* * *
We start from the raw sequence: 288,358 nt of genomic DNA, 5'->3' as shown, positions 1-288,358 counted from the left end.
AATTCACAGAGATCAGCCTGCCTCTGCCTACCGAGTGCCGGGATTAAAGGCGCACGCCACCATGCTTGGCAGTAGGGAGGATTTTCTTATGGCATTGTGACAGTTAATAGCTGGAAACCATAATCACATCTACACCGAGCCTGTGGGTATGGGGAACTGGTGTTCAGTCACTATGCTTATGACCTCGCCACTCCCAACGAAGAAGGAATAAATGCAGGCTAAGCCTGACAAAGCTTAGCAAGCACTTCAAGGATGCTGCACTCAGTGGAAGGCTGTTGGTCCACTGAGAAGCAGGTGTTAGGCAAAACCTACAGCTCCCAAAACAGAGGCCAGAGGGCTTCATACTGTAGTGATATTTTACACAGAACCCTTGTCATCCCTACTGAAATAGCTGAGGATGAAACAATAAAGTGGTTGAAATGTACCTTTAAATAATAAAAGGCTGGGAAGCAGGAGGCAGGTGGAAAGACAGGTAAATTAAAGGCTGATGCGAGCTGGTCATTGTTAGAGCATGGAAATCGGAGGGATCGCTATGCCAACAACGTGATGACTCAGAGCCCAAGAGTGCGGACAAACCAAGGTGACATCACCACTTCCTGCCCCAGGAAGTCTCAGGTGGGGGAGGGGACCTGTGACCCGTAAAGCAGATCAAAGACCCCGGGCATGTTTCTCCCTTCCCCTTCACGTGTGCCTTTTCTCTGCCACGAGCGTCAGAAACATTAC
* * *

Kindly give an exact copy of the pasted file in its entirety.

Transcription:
We start from the raw sequence: 288,358 nt of genomic DNA, 5'->3' as shown, positions 1-288,358 counted from the left end.
AATTCACAGAGATCAGCCTGCCTCTGCCTACCGAGTGCCGGGATTAAAGGCGCACGCCACCATGCTTGGCAGTAGGGAGGATTTTCTTATGGCATTGTGACAGTTAATAGCTGGAAACCATAATCACATCTACACCGAGCCTGTGGGTATGGGGAACTGGTGTTCAGTCACTATGCTTATGACCTCGCCACTCCCAACGAAGAAGGAATAAATGCAGGCTAAGCCTGACAAAGCTTAGCAAGCACTTCAAGGATGCTGCACTCAGTGGAAGGCTGTTGGTCCACTGAGAAGCAGGTGTTAGGCAAAACCTACAGCTCCCAAAACAGAGGCCAGAGGGCTTCATACTGTAGTGATATTTTACACAGAACCCTTGTCATCCCTACTGAAATAGCTGAGGATGAAACAATAAAGTGGTTGAAATGTACCTTTAAATAATAAAAGGCTGGGAAGCAGGAGGCAGGTGGAAAGACAGGTAAATTAAAGGCTGATGCGAGCTGGTCATTGTTAGAGCATGGAAATCGGAGGGATCGCTATGCCAACAACGTGATGACTCAGAGCCCAAGAGTGCGGACAAACCAAGGTGACATCACCACTTCCTGCCCCAGGAAGTCTCAGGTGGGGGAGGGGACCTGTGACCCGTAAAGCAGATCAAAGACCCCGGGCATGTTTCTCCCTTCCCCTTCACGTGTGCCTTTTCTCTGCCACGAGCGTCAGAAACATTAC